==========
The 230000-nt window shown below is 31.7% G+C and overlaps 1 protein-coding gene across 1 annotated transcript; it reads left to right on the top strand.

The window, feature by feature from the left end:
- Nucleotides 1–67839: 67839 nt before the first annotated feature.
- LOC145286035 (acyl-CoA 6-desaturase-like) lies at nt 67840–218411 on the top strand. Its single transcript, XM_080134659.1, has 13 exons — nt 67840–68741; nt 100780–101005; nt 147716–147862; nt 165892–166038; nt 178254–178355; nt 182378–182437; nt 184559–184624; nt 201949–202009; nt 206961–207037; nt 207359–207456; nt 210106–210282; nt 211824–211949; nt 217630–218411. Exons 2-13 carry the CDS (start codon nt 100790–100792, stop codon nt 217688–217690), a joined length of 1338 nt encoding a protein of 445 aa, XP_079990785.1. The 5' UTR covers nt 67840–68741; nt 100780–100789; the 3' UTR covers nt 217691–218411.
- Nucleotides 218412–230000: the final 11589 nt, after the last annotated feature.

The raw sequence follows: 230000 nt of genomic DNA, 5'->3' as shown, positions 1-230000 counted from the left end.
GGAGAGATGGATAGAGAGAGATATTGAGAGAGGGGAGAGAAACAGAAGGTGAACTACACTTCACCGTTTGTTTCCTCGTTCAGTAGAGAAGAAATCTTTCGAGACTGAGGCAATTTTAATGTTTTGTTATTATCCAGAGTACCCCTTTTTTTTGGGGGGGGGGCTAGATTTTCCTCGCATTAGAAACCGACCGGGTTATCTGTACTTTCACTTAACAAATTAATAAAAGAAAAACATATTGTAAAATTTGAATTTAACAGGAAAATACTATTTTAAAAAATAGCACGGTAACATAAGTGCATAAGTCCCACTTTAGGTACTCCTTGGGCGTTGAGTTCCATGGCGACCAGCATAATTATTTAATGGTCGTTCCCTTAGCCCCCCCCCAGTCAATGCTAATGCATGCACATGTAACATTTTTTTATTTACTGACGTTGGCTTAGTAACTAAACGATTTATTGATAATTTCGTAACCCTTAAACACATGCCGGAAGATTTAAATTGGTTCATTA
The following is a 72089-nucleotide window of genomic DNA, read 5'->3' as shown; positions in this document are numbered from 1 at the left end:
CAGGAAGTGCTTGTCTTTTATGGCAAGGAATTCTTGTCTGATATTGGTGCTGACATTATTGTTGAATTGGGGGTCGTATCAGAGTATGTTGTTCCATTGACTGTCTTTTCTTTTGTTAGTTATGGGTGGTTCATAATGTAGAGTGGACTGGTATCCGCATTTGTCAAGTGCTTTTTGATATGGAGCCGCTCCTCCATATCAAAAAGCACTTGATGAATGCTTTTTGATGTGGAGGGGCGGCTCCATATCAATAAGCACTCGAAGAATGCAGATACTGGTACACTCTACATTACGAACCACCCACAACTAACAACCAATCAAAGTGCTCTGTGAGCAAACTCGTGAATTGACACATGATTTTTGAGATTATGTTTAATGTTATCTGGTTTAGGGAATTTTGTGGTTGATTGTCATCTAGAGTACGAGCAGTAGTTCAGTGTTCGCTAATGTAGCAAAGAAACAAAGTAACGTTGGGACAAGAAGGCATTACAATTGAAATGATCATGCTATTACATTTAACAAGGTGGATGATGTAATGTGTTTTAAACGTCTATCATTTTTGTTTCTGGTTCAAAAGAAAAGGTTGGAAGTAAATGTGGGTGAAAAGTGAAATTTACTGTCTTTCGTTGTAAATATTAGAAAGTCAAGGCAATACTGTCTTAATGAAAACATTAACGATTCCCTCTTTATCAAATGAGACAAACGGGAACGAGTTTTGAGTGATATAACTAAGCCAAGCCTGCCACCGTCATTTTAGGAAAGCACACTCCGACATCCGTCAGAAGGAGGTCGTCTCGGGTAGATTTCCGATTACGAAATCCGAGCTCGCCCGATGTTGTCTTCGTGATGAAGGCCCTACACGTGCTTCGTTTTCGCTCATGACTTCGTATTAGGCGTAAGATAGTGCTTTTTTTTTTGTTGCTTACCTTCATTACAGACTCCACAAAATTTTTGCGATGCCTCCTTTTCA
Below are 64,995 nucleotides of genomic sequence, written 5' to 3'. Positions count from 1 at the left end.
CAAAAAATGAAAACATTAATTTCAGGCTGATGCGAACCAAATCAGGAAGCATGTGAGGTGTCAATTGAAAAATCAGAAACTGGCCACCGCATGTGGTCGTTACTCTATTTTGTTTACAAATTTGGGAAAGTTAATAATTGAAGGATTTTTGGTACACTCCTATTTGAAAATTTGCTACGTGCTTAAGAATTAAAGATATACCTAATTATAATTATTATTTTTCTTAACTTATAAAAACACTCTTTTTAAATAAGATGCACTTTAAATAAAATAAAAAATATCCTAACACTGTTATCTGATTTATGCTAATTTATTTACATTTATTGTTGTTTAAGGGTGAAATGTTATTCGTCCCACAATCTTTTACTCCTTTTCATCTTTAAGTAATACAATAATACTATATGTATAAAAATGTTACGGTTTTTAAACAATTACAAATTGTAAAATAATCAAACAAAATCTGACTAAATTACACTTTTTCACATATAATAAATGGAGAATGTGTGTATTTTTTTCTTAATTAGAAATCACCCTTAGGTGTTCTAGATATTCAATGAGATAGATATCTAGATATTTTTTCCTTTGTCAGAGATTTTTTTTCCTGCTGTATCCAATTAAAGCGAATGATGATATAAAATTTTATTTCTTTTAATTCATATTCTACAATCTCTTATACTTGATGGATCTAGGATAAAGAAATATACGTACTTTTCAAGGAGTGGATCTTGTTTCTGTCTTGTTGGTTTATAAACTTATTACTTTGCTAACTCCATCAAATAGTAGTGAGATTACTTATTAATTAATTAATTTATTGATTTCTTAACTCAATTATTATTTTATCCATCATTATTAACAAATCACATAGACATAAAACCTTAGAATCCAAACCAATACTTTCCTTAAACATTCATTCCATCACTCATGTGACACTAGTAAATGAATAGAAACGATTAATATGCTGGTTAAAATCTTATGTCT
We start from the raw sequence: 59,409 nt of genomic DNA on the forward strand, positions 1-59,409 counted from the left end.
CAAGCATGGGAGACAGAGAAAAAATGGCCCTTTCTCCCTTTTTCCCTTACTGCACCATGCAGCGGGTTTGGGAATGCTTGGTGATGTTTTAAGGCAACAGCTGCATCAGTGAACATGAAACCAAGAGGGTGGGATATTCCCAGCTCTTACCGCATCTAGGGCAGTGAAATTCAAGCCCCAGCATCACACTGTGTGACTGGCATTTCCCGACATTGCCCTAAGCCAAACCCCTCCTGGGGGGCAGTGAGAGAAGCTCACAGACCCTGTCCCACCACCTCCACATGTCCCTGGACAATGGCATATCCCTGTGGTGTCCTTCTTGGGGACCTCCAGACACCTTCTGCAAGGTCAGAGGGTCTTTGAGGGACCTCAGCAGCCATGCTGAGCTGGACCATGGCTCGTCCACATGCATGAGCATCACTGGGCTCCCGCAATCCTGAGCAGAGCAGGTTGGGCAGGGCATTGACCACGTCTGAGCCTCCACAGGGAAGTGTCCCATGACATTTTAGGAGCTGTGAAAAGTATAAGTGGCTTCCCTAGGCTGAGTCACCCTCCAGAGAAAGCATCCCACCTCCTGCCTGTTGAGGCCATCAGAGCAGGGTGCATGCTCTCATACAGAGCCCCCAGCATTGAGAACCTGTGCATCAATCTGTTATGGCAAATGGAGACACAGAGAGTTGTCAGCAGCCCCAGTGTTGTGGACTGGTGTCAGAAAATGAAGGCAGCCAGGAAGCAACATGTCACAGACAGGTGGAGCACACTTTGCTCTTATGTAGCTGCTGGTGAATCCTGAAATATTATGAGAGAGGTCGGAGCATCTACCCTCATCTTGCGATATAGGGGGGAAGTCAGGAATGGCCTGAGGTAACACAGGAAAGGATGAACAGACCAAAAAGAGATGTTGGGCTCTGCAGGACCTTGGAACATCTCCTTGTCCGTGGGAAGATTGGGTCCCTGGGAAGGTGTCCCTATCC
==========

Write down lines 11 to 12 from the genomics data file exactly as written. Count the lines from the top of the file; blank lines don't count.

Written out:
CAAAAAATGAAAACATTAATTTCAGGCTGATGCGAACCAAATCAGGAAGCATGTGAGGTGTCAATTGAAAAATCAGAAACTGGCCACCGCATGTGGTCGTTACTCTATTTTGTTTACAAATTTGGGAAAGTTAATAATTGAAGGATTTTTGGTACACTCCTATTTGAAAATTTGCTACGTGCTTAAGAATTAAAGATATACCTAATTATAATTATTATTTTTCTTAACTTATAAAAACACTCTTTTTAAATAAGATGCACTTTAAATAAAATAAAAAATATCCTAACACTGTTATCTGATTTATGCTAATTTATTTACATTTATTGTTGTTTAAGGGTGAAATGTTATTCGTCCCACAATCTTTTACTCCTTTTCATCTTTAAGTAATACAATAATACTATATGTATAAAAATGTTACGGTTTTTAAACAATTACAAATTGTAAAATAATCAAACAAAATCTGACTAAATTACACTTTTTCACATATAATAAATGGAGAATGTGTGTATTTTTTTCTTAATTAGAAATCACCCTTAGGTGTTCTAGATATTCAATGAGATAGATATCTAGATATTTTTTCCTTTGTCAGAGATTTTTTTTCCTGCTGTATCCAATTAAAGCGAATGATGATATAAAATTTTATTTCTTTTAATTCATATTCTACAATCTCTTATACTTGATGGATCTAGGATAAAGAAATATACGTACTTTTCAAGGAGTGGATCTTGTTTCTGTCTTGTTGGTTTATAAACTTATTACTTTGCTAACTCCATCAAATAGTAGTGAGATTACTTATTAATTAATTAATTTATTGATTTCTTAACTCAATTATTATTTTATCCATCATTATTAACAAATCACATAGACATAAAACCTTAGAATCCAAACCAATACTTTCCTTAAACATTCATTCCATCACTCATGTGACACTAGTAAATGAATAGAAACGATTAATATGCTGGTTAAAATCTTATGTCT
We start from the raw sequence: 59,409 nt of genomic DNA on the forward strand, positions 1-59,409 counted from the left end.